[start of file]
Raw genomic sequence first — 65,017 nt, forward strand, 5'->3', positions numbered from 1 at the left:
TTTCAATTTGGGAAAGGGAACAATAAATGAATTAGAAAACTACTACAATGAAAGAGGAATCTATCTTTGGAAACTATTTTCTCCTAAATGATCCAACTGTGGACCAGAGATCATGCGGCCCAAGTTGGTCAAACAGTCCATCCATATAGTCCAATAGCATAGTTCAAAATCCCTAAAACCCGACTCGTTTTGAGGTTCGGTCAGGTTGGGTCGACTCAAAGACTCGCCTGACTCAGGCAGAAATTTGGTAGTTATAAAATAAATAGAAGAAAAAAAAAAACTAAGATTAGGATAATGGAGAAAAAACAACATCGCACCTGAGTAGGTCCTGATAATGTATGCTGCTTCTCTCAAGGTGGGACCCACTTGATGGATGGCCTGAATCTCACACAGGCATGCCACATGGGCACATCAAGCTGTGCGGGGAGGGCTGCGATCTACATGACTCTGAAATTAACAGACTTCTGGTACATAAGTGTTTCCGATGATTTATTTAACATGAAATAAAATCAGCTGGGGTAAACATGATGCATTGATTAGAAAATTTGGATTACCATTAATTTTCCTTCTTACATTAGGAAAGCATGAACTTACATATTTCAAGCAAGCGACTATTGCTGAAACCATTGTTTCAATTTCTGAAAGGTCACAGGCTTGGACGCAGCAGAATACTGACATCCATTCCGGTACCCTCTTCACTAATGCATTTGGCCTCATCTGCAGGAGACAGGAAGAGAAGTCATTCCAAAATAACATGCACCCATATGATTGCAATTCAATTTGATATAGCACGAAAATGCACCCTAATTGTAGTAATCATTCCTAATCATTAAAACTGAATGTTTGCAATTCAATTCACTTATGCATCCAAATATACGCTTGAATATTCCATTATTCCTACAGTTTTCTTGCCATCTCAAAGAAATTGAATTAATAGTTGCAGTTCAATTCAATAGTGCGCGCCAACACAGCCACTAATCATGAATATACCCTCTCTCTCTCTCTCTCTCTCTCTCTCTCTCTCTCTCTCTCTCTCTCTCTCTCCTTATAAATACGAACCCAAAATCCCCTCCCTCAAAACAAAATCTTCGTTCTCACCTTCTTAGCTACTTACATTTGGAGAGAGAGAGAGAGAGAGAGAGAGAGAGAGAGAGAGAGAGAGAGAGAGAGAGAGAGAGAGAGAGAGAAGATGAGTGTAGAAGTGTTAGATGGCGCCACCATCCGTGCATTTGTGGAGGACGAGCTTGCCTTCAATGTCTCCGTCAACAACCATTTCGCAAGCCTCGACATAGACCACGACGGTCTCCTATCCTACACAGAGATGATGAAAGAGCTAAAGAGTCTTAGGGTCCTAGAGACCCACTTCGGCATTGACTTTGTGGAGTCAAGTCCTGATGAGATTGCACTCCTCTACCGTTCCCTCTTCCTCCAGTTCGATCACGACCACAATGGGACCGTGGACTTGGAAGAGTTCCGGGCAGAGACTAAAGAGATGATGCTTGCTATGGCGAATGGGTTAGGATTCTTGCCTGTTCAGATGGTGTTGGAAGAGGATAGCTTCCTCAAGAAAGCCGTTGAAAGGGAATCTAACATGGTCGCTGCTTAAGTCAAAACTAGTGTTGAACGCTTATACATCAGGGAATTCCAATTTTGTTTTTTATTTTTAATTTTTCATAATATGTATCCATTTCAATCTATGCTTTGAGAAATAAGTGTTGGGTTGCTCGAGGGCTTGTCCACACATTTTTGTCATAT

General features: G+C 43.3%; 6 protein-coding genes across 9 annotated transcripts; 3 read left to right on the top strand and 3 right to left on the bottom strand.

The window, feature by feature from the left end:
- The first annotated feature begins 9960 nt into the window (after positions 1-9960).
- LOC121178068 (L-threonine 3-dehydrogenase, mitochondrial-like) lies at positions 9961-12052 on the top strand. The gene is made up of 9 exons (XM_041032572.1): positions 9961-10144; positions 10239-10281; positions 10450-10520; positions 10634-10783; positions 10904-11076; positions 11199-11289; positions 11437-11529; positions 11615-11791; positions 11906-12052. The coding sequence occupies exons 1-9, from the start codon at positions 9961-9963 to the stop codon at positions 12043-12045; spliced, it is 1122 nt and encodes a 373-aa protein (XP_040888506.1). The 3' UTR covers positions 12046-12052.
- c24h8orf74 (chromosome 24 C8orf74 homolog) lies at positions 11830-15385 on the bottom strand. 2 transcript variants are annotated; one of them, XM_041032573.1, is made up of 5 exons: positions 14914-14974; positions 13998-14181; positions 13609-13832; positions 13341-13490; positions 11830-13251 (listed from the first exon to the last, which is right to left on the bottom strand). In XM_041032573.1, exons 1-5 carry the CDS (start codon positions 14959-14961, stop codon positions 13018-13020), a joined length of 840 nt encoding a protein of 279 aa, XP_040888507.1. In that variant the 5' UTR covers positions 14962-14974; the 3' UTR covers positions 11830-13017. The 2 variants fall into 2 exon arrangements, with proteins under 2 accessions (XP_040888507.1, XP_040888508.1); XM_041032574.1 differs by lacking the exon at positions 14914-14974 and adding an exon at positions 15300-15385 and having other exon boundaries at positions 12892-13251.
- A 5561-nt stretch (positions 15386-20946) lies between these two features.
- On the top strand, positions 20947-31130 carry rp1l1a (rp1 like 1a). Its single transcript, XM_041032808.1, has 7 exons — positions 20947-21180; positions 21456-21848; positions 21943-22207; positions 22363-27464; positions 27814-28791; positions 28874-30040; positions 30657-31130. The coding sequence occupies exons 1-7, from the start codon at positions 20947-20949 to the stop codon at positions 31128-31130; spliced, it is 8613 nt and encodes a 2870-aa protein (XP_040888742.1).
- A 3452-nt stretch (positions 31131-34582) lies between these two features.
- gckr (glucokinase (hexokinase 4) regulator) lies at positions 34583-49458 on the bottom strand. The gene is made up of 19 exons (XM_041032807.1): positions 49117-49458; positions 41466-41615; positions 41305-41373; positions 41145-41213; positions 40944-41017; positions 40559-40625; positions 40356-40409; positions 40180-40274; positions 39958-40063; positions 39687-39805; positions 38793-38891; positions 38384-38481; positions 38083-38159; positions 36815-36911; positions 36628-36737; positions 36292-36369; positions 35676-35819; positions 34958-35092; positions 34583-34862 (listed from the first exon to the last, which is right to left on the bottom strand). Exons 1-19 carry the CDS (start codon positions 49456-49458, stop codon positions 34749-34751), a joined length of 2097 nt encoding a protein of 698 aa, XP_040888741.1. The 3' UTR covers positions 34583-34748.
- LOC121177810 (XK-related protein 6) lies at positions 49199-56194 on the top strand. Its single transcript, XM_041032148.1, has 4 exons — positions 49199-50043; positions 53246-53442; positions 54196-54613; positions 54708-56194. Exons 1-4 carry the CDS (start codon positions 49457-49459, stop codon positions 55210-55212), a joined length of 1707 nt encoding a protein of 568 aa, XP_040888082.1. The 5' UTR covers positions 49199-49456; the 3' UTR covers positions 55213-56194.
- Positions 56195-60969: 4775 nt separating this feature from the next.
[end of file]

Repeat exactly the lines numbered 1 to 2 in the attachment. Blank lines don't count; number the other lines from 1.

Raw genomic sequence first — 65,017 nt, forward strand, 5'->3', positions numbered from 1 at the left:
TTTCAATTTGGGAAAGGGAACAATAAATGAATTAGAAAACTACTACAATGAAAGAGGAATCTATCTTTGGAAACTATTTTCTCCTAAATGATCCAACTGTGGACCAGAGATCATGCGGCCCAAGTTGGTCAAACAGTCCATCCATATAGTCCAATAGCATAGTTCAAAATCCCTAAAACCCGACTCGTTTTGAGGTTCGGTCAGGTTGGGTCGACTCAAAGACTCGCCTGACTCAGGCAGAAATTTGGTAGTTATAAAATAAATAGAAGAAAAAAAAAAACTAAGATTAGGATAATGGAGAAAAAACAACATCGCACCTGAGTAGGTCCTGATAATGTATGCTGCTTCTCTCAAGGTGGGACCCACTTGATGGATGGCCTGAATCTCACACAGGCATGCCACATGGGCACATCAAGCTGTGCGGGGAGGGCTGCGATCTACATGACTCTGAAATTAACAGACTTCTGGTACATAAGTGTTTCCGATGATTTATTTAACATGAAATAAAATCAGCTGGGGTAAACATGATGCATTGATTAGAAAATTTGGATTACCATTAATTTTCCTTCTTACATTAGGAAAGCATGAACTTACATATTTCAAGCAAGCGACTATTGCTGAAACCATTGTTTCAATTTCTGAAAGGTCACAGGCTTGGACGCAGCAGAATACTGACATCCATTCCGGTACCCTCTTCACTAATGCATTTGGCCTCATCTGCAGGAGACAGGAAGAGAAGTCATTCCAAAATAACATGCACCCATATGATTGCAATTCAATTTGATATAGCACGAAAATGCACCCTAATTGTAGTAATCATTCCTAATCATTAAAACTGAATGTTTGCAATTCAATTCACTTATGCATCCAAATATACGCTTGAATATTCCATTATTCCTACAGTTTTCTTGCCATCTCAAAGAAATTGAATTAATAGTTGCAGTTCAATTCAATAGTGCGCGCCAACACAGCCACTAATCATGAATATACCCTCTCTCTCTCTCTCTCTCTCTCTCTCTCTCTCTCTCTCTCTCTCTCTCTCTCCTTATAAATACGAACCCAAAATCCCCTCCCTCAAAACAAAATCTTCGTTCTCACCTTCTTAGCTACTTACATTTGGAGAGAGAGAGAGAGAGAGAGAGAGAGAGAGAGAGAGAGAGAGAGAGAGAGAGAGAGAGAGAGAGAGAAGATGAGTGTAGAAGTGTTAGATGGCGCCACCATCCGTGCATTTGTGGAGGACGAGCTTGCCTTCAATGTCTCCGTCAACAACCATTTCGCAAGCCTCGACATAGACCACGACGGTCTCCTATCCTACACAGAGATGATGAAAGAGCTAAAGAGTCTTAGGGTCCTAGAGACCCACTTCGGCATTGACTTTGTGGAGTCAAGTCCTGATGAGATTGCACTCCTCTACCGTTCCCTCTTCCTCCAGTTCGATCACGACCACAATGGGACCGTGGACTTGGAAGAGTTCCGGGCAGAGACTAAAGAGATGATGCTTGCTATGGCGAATGGGTTAGGATTCTTGCCTGTTCAGATGGTGTTGGAAGAGGATAGCTTCCTCAAGAAAGCCGTTGAAAGGGAATCTAACATGGTCGCTGCTTAAGTCAAAACTAGTGTTGAACGCTTATACATCAGGGAATTCCAATTTTGTTTTTTATTTTTAATTTTTCATAATATGTATCCATTTCAATCTATGCTTTGAGAAATAAGTGTTGGGTTGCTCGAGGGCTTGTCCACACATTTTTGTCATAT